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I won’t add much here but will invite you instead to read a post that I devoted last September to Barone Pizzini in Provaglio d’Iseo and its wines.

Well known today as the first organic winery in Franciacorta, the estate began experimenting with organic farming in 1998. In 2001, its vineyards — 47 hectares including 25 separate parcels scattered over the townships of Provagliao d’Iseo, Corte Franca, Adro e Passirano — were granted organic certification. Its vineyards are scattered over some of the best growing areas in Franciacorta thanks to their exposure and the subsoils.

The winery’s handsome cellar, which I visited recently, reminds the visitor of Italy’s historic rational architecture style. Wines were first produced there in 2006 and 2007 and in 2010, the winery’s offices and salesroom were also opened onsite. The estate produces a range of Franciacorta and its wines are solidly reliable and impeccably well made. But most importantly, they’re very pleasing to the palate.

I liked the non-vintage Brut, made primarily from the estates 2010 vintage (80%). It was an earnest wine, round on the palate, enjoyable, approachable but not banal, and better than the entry-tier Brut from many well known houses.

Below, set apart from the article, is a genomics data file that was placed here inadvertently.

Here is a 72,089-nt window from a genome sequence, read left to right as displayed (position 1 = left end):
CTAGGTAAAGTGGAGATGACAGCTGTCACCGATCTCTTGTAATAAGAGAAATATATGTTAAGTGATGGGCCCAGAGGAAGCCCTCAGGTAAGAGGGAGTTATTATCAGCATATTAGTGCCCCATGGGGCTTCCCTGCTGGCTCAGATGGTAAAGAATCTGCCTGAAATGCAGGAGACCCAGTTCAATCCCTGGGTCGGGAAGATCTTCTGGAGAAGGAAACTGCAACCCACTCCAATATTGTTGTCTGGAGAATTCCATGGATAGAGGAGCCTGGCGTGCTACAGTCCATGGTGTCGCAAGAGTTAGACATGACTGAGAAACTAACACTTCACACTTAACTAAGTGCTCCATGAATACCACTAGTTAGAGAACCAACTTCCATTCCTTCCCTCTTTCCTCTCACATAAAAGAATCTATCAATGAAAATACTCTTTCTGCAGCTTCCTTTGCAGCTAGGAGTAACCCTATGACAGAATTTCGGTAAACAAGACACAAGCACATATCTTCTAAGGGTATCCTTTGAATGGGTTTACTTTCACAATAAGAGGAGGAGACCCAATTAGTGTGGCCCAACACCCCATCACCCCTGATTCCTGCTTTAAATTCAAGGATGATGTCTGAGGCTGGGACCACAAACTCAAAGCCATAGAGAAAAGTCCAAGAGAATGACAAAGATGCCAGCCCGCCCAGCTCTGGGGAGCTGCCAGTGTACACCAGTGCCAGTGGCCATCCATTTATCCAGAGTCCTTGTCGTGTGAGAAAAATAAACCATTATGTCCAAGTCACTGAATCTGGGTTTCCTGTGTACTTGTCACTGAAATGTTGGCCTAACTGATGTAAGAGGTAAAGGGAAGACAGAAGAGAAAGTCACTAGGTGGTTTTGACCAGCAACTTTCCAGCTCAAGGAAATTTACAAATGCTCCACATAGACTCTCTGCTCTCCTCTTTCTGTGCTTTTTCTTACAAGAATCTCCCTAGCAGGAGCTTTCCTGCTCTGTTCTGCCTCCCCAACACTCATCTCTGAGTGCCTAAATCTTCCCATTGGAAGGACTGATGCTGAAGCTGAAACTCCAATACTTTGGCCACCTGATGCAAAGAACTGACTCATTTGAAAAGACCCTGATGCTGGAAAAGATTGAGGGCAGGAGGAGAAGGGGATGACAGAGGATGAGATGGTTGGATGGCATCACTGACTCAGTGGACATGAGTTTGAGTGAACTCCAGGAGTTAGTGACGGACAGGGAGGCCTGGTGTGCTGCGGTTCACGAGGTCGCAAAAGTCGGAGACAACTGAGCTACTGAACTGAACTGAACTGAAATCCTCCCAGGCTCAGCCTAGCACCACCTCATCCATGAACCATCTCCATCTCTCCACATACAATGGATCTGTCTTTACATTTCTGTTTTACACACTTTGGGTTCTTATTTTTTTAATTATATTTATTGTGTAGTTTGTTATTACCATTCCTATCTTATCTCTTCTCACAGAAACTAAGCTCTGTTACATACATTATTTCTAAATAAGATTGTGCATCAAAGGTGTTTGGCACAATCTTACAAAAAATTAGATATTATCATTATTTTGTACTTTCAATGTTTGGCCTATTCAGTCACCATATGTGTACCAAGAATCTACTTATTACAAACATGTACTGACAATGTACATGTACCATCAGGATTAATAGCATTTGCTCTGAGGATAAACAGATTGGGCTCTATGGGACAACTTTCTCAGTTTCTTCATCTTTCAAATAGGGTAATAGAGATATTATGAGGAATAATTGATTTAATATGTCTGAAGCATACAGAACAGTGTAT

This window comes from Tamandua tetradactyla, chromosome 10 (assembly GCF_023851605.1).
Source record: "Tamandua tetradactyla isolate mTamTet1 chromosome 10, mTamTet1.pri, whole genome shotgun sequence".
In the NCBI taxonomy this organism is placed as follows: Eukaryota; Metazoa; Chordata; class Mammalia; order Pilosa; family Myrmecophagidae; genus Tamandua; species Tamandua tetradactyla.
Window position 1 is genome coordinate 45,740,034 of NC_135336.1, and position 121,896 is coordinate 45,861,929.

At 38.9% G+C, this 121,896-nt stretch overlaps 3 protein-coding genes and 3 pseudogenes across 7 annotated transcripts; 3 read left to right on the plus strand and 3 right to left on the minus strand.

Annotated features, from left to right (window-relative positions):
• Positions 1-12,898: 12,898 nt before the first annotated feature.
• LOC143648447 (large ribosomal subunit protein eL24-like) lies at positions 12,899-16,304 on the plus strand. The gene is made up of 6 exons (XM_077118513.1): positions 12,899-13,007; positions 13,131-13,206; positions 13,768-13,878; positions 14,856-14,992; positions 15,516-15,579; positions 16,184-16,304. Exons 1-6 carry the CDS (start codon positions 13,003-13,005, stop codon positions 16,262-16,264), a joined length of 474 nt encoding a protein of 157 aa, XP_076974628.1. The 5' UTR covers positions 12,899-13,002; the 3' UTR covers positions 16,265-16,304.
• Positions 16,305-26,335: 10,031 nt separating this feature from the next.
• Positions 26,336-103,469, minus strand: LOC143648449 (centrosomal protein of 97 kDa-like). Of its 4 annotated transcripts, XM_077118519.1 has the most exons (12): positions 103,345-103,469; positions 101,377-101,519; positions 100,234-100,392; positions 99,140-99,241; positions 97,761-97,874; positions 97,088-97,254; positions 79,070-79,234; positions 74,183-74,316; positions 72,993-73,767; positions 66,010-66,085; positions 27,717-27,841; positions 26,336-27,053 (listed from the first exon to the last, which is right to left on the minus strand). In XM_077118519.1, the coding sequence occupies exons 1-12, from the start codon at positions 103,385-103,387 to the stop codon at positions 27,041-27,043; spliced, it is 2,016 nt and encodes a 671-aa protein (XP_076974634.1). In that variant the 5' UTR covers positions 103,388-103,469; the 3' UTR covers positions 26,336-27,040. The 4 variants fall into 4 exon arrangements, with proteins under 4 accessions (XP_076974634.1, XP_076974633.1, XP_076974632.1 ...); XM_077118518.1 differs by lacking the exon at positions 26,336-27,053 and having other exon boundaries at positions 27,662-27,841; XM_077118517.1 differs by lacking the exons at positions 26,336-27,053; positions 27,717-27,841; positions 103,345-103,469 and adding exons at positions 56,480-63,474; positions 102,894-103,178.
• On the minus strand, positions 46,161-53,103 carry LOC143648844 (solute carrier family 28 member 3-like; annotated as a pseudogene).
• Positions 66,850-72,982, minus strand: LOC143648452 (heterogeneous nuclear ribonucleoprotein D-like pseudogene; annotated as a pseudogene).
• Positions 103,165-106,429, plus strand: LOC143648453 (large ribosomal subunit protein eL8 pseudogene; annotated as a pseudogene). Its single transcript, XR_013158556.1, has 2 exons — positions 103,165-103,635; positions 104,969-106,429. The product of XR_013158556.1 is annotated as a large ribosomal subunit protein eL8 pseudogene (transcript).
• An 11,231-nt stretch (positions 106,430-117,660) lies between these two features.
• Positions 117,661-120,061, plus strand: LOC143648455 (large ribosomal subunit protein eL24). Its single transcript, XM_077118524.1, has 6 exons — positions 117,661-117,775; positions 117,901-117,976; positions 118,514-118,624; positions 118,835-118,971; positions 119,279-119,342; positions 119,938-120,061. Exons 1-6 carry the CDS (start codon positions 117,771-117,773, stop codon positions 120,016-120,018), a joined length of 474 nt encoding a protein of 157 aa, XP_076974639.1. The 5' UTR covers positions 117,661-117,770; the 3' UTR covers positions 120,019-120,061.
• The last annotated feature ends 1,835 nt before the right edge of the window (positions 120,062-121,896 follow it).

The 2009 Satèn, only recently disgorged (October 2012) and soon to be released, showed beautiful intensity in its color, a vibrant straw yellow. It was round in the mouth, with creamy flavors and a nice salty finish.

I liked Brut Rosé 2008 so much that I’ve decided to write about it on another site where I celebrate the unique qualities and greatness of rosés. Its cuvée includes 80% of brilliant Pinot Noir. I also liked the Bagnadore 2005 and I promise to review it here shortly.

Today, I’d like to direct your attention to another Franciacorta that’s part of line produced by the winery, whose general manager, Silvano Brescianini, I’ve known for at least twenty years. I met him back when he was a talented chef at XXVII Miglio di Erbusco (and then later at San Domenico in Imola and San Domenico in New York). Who would have thought that he’d have such an outstanding career (having served as winery manager and vice president of the Franciacorta consortium)? My goodness, Silvano, you’re such a big shot! (I better keep this red-headed A.C. Milan fan on my good side!)

The non-vintage wine is made from grapes from the 2008 harvest, 90% Chardonnay and 10% Pinot Nero, fruit sourced from the vineyards Ciosèt, Troso, and Prada, with a yield of 90 quintals per hectare, aged on its lees for 24 months. It’s the winery’s Extra Brut, which the estate recommends serving as an aperitif paired with Parmigiano Reggiano, crudo, consommé, culatello, and other encased charcuterie.